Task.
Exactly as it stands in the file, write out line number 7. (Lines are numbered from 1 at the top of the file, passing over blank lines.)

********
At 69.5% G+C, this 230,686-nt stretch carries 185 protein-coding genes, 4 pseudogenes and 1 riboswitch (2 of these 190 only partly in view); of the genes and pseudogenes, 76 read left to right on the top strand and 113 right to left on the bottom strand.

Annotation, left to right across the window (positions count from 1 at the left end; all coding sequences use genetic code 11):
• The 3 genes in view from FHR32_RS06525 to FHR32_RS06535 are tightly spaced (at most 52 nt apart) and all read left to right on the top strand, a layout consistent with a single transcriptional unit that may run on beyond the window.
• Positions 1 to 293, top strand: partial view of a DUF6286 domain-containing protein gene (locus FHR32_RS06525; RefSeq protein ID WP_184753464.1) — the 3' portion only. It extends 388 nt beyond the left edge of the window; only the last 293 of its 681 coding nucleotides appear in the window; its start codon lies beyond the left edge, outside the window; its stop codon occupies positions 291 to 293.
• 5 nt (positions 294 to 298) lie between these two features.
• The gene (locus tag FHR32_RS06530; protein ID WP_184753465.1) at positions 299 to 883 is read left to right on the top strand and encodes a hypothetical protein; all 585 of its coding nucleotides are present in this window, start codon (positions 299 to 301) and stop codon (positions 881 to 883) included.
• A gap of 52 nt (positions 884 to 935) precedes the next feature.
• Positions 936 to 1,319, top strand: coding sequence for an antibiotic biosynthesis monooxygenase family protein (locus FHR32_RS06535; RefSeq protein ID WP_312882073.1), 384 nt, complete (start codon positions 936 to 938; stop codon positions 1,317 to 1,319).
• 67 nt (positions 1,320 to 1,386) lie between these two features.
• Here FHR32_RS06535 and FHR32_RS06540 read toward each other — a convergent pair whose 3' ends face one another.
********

• A gap of 52 nt (positions 884 to 935) precedes the next feature.